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Thursday, April 29, 2010

Isabel Marant et Moi

***As you read the following frivolous post, I will be blissing out at Jazz Fest****


The other day, the New York Times featured an article on a chic New York store featuring the chic designs of the chic Isabel Marant:

ALL the hot girls are going berserk for Isabel Marant, the young Frenchwoman whose label has mastered the jet-set bohemian look associated with carefree Parisian chicks: that thrown-together, cigarette-hanging-from-pouty-mouth style that pretends to shrug off effort. “Quoi, this? Pfff. I slept in this shirt, you silly child, and these pants were on the floor.

This is a fun article, very well written, with some good advice. For the writer realized that she could approximate the general look of the line--army jackets, sweatshirts--for very little, albeit in less amazing fabrics.

I'm sure my regular readers know where this is going. Yes, I am the proud owner of an Isabel Marant glazed linen anorak/raincoat/not sure what it is. It jumped out at me at Goodwill last year. I had never heard of the label, but there was a je ne sais quoi about it. It is, I must confess, Isabel's cheaper Etoile line. It also has a care label that says "Do not wash. Do not dry clean. Do not iron."

I haven't yet figured out how to wear the garment, but it looks neat--and very French--on the hanger. This is a typical thrift store tale: you see something amazing, you have to buy it, it IS an expensive treasure, now what the heck do you do with it.

At least I won't yearn for an Isabel Marant item. I have one.

9 comments:

Velma Vex said...

Post a picture, please! You're honestly not supposed to clean it--at all?? Call me proletarian, but that's crazy.

FB @ FabulouslyBroke.com said...

Agreed re: article's tone

When I read the prices for those items, all I could think was: $850 for that? I could go to the thrift store and bu an already well-worn item for $10.

I guess the fabrics and the designed artfulness of being not too fussy and casual, is what her (rich) clients are paying for, without wearing someone's castoffs.

Me, I'm not so proper that I'd fork over my budget for a month for one item to look like an Olsen Twin Hobo

Frugal Scholar said...

@Velma--Posting a pic is for me a major endeavor. Will do, as soon as I can. Might be a while. I am embarrassed.....

@FB--The clothing is neat and of beautiful fabrics. You need to be very confident to pull it off well. I would look like a person who shopped at the army surplus store.

metscan said...

I have never seen an Isabel Marant original, the name rings some bells though. I admit that I too have bought something ( clothes ), which at the moment called my name, but then never worn it. I might keep such items for a time, and then suddenly get rid of them quickly. A free translation from Finnish- away from sight away from mind.

simple in France said...

Wow! very nice find. I was just watching some women in town with that kind of nonchalant look when I went out for coffee this afternoon. . .now I need designer resale places in France . . .um for tall people.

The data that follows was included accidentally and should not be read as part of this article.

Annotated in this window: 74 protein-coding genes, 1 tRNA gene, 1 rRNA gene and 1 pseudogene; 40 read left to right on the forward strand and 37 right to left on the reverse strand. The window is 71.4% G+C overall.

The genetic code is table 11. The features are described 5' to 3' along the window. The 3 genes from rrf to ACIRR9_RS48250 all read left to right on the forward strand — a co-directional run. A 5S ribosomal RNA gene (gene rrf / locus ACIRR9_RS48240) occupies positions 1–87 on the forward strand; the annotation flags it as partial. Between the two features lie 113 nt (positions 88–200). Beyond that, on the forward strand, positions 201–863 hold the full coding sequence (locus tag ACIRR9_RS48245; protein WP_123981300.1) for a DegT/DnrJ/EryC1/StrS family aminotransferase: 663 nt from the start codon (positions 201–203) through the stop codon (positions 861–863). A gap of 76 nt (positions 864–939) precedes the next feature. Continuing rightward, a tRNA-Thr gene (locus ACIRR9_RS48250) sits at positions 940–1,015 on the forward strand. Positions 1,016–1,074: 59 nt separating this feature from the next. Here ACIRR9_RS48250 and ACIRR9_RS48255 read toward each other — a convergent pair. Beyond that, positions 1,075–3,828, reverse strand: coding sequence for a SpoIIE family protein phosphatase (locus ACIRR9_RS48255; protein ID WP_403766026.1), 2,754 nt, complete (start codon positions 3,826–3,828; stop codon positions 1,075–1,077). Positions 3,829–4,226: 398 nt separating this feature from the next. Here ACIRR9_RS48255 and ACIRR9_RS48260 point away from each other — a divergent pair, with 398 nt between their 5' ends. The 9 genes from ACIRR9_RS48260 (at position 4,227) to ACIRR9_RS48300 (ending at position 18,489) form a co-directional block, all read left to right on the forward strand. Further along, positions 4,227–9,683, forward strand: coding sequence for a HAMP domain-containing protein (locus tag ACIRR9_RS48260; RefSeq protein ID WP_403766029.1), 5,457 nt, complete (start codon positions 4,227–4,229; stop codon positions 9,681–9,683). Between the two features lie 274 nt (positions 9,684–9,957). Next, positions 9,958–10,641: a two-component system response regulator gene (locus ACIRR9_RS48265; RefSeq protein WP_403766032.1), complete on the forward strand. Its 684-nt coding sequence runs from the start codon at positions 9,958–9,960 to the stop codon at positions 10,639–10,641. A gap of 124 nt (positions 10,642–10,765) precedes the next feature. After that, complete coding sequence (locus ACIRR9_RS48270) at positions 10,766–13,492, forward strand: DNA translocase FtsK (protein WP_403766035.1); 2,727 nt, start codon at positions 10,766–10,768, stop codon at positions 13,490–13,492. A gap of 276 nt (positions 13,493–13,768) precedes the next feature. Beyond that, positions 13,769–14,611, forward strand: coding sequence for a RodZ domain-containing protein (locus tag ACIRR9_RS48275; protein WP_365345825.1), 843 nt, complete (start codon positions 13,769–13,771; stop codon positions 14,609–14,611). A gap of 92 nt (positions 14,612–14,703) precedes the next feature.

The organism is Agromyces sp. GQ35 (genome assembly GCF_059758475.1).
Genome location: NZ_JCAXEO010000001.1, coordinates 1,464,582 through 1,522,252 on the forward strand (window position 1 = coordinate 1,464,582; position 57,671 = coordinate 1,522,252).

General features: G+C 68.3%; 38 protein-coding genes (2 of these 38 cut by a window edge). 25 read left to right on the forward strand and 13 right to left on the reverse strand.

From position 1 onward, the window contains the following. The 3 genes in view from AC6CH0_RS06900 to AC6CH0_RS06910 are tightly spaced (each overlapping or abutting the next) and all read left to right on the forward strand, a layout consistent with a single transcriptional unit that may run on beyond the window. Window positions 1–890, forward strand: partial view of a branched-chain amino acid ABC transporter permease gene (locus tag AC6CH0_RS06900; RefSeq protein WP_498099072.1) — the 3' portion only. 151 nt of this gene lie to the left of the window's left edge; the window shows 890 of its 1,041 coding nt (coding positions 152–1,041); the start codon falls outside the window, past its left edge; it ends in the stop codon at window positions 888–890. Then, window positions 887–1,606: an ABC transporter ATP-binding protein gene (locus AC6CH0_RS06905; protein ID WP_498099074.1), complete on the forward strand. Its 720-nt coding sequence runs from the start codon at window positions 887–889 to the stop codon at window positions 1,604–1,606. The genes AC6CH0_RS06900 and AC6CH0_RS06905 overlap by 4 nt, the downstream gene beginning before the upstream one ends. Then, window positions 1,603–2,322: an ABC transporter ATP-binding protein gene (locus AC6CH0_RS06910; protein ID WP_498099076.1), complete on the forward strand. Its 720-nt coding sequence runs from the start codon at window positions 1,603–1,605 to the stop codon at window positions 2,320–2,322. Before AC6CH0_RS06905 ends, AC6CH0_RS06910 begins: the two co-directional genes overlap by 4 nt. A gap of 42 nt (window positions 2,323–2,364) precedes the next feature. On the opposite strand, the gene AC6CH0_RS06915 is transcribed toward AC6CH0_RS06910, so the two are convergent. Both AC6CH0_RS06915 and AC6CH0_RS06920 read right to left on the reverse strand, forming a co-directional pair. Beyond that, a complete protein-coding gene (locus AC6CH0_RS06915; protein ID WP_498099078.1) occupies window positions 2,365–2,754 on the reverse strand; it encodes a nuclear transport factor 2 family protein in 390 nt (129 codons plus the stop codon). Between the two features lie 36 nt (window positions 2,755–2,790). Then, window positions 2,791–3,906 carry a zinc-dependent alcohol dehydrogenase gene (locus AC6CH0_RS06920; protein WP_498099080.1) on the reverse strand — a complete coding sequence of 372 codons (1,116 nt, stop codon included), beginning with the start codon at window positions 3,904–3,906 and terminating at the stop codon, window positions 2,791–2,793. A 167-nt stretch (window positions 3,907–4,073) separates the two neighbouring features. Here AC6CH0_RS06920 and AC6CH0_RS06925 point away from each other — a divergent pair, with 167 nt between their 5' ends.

But I'm with FB--I don't like the idea of spending a lot to look rumpled (if that's the word). . .I like the way you did it!

Oh, and may I take the opportunity to say I'm really jealous that you are at Jazz Fest and that I've always wanted to visit New Orleans!!!

Duchesse said...

That article is by Cintra Wilson ,the same writer who dissed JC Penney for carrying large sizes. IM is very jeune fille (or worn by women who try for that) and ubiquitous in Paris.

Overpriced, for sure. You have a find and now the fun of coordinating the rest of your outfit.

materfamilias said...

I have a richly-embroidered long slim black skirt I bought at The Gap perhaps ten years ago -- not a typical GAP item at all, really. But the similarity to your brilliantly-thrifted IM piece is that it is not to be washed nor dry-cleaned, leaving one to puzzle . . . and to be very careful around food! I don't wear it often, and a skirt doesn't come in contact with sweaty body parts as much as other garments -- I think I managed five or six years before I finally chanced it in the gentle cycle of my machine. Thankfully, it survived, but as I still quite like it, I won't subject it to water much more often than twice a decade.
Of course, this approach isn't feasible with a light-coloured raincoat -- good luck with that!

Duchesse said...

I'd was your raincoat on delicate, maybe in one of those mesh bags (or make a supersized mesh bag) and use your machine's delicate cycle. Because if it is part of that distressed look, what is a tad more 'distress'?

The only disaster I have had with this method was when I put a black/white print in and the fabric ran and once when I forgot to use the mesh bag.

It IS crazy not to clean it, and the fabric will deteriorate- not to mention how you will feel in a grotty coat.

Frugal Scholar said...

@metscan--In English also: out of sight, out of mind. Usually referring to a love interest.

@simple--Jazz Fest is great, but there's lots of good jazz in France too.

@Duchesse--Oh, good memory. I hated the Penney's article, found it very snide. Loved this one though.

@mater--I'm going to put my "whatever" in the machine too.

@Duchesse--Thanks for the tip. I don't think it's a raincoat really--I don't think it will repel water. It's kind of a useless piece, now that I think of it. WHO DONATED IT???